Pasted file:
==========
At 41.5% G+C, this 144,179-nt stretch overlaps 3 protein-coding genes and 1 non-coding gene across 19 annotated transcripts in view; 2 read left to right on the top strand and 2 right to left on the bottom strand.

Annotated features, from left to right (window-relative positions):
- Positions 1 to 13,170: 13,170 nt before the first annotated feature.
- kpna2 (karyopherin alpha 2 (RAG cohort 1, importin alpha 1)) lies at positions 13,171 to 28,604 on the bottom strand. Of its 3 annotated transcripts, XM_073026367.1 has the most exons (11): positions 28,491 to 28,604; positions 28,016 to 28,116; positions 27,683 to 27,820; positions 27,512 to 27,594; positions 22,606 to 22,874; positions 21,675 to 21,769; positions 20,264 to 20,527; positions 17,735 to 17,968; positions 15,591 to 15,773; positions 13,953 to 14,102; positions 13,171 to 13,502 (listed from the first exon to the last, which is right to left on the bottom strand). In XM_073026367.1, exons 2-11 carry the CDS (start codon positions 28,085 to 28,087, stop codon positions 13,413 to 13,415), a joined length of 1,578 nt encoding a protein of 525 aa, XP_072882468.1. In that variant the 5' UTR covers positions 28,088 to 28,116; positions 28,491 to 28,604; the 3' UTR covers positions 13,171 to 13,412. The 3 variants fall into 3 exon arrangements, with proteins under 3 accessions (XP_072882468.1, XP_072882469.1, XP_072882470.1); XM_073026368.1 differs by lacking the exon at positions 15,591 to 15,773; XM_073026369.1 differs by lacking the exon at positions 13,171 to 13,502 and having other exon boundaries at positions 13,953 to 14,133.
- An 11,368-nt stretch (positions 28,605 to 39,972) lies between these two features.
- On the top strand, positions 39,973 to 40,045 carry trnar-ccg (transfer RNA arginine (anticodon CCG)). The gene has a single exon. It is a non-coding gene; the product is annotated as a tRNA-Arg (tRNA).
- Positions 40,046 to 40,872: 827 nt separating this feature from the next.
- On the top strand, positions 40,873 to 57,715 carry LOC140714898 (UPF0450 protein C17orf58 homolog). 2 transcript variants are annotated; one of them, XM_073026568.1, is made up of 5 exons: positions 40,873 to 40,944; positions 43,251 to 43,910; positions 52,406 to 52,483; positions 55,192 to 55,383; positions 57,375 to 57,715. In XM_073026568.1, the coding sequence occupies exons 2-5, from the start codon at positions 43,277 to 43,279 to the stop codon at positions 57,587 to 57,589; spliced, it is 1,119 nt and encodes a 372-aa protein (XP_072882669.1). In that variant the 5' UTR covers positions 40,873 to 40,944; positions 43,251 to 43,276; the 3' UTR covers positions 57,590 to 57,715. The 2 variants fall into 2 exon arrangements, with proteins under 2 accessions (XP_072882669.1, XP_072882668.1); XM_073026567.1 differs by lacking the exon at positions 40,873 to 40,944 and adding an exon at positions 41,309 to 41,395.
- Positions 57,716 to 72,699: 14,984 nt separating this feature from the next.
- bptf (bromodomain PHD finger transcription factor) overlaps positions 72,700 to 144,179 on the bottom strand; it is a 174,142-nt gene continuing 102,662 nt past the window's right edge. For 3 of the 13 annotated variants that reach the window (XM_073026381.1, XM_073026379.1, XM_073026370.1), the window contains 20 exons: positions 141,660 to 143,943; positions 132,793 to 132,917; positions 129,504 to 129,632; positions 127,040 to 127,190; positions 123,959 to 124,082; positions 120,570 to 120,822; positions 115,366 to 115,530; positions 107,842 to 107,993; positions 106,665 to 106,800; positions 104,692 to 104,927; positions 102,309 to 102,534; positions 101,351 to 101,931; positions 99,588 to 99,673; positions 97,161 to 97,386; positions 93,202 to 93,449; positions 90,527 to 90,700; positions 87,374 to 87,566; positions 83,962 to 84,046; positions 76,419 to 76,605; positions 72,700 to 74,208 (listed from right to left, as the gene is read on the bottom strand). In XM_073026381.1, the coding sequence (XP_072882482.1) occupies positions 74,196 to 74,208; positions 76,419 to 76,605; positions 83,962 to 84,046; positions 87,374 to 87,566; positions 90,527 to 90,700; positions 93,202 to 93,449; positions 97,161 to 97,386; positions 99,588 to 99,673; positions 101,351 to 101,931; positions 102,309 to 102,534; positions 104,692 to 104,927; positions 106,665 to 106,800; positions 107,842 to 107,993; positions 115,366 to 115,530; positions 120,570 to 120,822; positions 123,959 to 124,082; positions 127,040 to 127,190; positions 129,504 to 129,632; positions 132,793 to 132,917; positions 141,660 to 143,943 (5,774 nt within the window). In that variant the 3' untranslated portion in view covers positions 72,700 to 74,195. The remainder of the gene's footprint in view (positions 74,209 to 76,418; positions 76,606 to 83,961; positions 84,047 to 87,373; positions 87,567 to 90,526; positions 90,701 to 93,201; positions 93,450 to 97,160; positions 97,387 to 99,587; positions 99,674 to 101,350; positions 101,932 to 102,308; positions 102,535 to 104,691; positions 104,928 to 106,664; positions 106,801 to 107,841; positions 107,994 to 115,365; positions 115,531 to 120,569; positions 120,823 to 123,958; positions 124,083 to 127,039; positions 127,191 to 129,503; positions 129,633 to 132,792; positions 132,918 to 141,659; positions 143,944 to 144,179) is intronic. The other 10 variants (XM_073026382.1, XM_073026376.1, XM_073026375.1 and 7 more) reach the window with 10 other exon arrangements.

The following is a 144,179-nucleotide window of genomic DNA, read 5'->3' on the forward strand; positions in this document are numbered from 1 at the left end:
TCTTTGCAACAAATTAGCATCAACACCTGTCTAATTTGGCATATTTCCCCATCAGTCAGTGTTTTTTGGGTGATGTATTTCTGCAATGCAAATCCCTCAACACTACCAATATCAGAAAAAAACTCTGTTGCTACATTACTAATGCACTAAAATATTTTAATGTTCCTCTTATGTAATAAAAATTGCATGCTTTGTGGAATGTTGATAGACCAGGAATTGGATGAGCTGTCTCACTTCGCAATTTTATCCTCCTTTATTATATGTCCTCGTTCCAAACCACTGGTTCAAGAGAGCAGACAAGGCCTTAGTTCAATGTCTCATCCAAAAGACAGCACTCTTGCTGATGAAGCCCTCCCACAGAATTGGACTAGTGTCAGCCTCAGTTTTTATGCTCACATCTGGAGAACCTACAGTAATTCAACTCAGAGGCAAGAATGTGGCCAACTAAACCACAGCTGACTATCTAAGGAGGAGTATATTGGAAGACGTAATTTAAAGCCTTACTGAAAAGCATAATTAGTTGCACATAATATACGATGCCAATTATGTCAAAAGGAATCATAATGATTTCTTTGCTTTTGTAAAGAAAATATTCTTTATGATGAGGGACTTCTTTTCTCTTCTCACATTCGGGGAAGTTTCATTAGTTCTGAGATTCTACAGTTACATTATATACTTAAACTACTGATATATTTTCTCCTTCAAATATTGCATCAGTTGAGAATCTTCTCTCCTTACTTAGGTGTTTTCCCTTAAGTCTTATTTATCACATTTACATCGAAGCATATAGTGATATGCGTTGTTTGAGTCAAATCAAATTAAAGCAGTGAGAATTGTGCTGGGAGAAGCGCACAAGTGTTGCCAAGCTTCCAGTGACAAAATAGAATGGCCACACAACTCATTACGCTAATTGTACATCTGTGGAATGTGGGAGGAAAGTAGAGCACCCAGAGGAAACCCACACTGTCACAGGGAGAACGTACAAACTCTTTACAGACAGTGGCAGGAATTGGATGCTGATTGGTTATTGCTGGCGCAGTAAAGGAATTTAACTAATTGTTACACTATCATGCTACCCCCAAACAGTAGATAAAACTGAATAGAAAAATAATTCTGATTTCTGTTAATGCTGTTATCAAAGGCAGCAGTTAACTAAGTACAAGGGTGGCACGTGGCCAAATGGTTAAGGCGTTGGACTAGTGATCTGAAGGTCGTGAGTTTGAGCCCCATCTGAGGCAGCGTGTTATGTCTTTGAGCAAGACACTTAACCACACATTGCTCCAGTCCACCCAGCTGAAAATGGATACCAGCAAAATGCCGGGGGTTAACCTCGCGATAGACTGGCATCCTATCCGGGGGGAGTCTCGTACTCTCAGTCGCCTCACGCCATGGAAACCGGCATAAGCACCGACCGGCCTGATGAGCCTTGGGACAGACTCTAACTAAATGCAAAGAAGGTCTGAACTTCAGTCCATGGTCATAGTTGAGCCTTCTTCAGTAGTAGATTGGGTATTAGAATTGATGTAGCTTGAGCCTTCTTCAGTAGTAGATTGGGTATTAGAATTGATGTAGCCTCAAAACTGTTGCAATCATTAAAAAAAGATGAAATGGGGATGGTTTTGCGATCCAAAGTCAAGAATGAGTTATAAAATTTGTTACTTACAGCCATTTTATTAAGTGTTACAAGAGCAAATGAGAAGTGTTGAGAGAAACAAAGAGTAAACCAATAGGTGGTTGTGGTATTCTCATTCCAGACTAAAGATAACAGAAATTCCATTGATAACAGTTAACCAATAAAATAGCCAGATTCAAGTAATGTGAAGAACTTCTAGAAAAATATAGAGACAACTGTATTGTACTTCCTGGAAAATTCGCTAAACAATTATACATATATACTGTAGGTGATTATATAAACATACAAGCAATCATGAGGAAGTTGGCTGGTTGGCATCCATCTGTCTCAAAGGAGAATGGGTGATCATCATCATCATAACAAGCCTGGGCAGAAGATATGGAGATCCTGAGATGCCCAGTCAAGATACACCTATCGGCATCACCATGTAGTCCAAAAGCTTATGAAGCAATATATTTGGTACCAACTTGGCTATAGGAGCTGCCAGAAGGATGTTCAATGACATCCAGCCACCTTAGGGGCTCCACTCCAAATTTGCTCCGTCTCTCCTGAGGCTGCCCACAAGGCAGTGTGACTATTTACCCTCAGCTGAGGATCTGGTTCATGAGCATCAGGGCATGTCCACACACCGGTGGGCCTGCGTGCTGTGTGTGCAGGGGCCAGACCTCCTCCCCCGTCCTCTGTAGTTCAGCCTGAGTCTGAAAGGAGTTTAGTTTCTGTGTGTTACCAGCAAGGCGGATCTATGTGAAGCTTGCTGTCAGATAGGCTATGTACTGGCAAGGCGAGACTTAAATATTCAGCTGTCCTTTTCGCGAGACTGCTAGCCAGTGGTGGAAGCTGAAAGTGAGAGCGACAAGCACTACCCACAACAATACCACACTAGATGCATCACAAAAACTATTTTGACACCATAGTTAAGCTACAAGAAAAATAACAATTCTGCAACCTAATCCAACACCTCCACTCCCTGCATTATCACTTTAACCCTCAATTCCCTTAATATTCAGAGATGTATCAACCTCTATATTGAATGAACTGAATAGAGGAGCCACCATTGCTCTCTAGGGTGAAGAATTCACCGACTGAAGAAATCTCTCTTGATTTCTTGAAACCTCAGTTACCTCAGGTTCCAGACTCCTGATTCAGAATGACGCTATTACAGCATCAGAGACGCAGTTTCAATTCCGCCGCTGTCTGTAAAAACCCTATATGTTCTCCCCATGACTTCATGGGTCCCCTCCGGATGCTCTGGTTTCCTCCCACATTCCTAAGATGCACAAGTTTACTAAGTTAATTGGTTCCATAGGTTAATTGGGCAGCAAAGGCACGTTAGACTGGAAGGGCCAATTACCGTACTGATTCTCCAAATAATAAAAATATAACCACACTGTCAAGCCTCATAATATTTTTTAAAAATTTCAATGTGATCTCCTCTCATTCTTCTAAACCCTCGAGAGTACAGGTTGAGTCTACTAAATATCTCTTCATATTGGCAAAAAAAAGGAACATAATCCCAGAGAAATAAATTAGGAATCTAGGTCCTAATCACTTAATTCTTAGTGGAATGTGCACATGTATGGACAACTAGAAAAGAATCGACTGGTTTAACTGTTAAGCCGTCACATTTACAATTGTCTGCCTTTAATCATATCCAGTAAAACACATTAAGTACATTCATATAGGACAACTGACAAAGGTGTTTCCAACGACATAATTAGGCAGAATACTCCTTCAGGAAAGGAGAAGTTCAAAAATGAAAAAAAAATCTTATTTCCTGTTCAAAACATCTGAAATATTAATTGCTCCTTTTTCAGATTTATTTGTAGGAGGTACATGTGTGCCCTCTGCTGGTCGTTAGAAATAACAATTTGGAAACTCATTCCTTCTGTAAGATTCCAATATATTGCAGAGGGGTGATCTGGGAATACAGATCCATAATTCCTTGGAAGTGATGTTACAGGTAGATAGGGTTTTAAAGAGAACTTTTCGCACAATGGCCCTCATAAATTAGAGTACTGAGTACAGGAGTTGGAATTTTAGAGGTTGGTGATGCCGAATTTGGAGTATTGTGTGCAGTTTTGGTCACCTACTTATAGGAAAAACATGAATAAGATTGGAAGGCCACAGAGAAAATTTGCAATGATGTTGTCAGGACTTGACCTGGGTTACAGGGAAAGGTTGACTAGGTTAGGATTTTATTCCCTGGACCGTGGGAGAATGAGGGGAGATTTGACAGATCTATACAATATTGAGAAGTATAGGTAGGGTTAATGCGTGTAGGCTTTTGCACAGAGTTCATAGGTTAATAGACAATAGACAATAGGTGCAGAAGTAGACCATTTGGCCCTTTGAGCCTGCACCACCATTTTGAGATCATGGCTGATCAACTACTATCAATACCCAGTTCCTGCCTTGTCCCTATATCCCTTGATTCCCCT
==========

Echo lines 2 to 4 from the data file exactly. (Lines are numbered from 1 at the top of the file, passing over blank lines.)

Annotated features, from left to right (window-relative positions):
- Positions 1 to 13,170: 13,170 nt before the first annotated feature.
- kpna2 (karyopherin alpha 2 (RAG cohort 1, importin alpha 1)) lies at positions 13,171 to 28,604 on the bottom strand. Of its 3 annotated transcripts, XM_073026367.1 has the most exons (11): positions 28,491 to 28,604; positions 28,016 to 28,116; positions 27,683 to 27,820; positions 27,512 to 27,594; positions 22,606 to 22,874; positions 21,675 to 21,769; positions 20,264 to 20,527; positions 17,735 to 17,968; positions 15,591 to 15,773; positions 13,953 to 14,102; positions 13,171 to 13,502 (listed from the first exon to the last, which is right to left on the bottom strand). In XM_073026367.1, exons 2-11 carry the CDS (start codon positions 28,085 to 28,087, stop codon positions 13,413 to 13,415), a joined length of 1,578 nt encoding a protein of 525 aa, XP_072882468.1. In that variant the 5' UTR covers positions 28,088 to 28,116; positions 28,491 to 28,604; the 3' UTR covers positions 13,171 to 13,412. The 3 variants fall into 3 exon arrangements, with proteins under 3 accessions (XP_072882468.1, XP_072882469.1, XP_072882470.1); XM_073026368.1 differs by lacking the exon at positions 15,591 to 15,773; XM_073026369.1 differs by lacking the exon at positions 13,171 to 13,502 and having other exon boundaries at positions 13,953 to 14,133.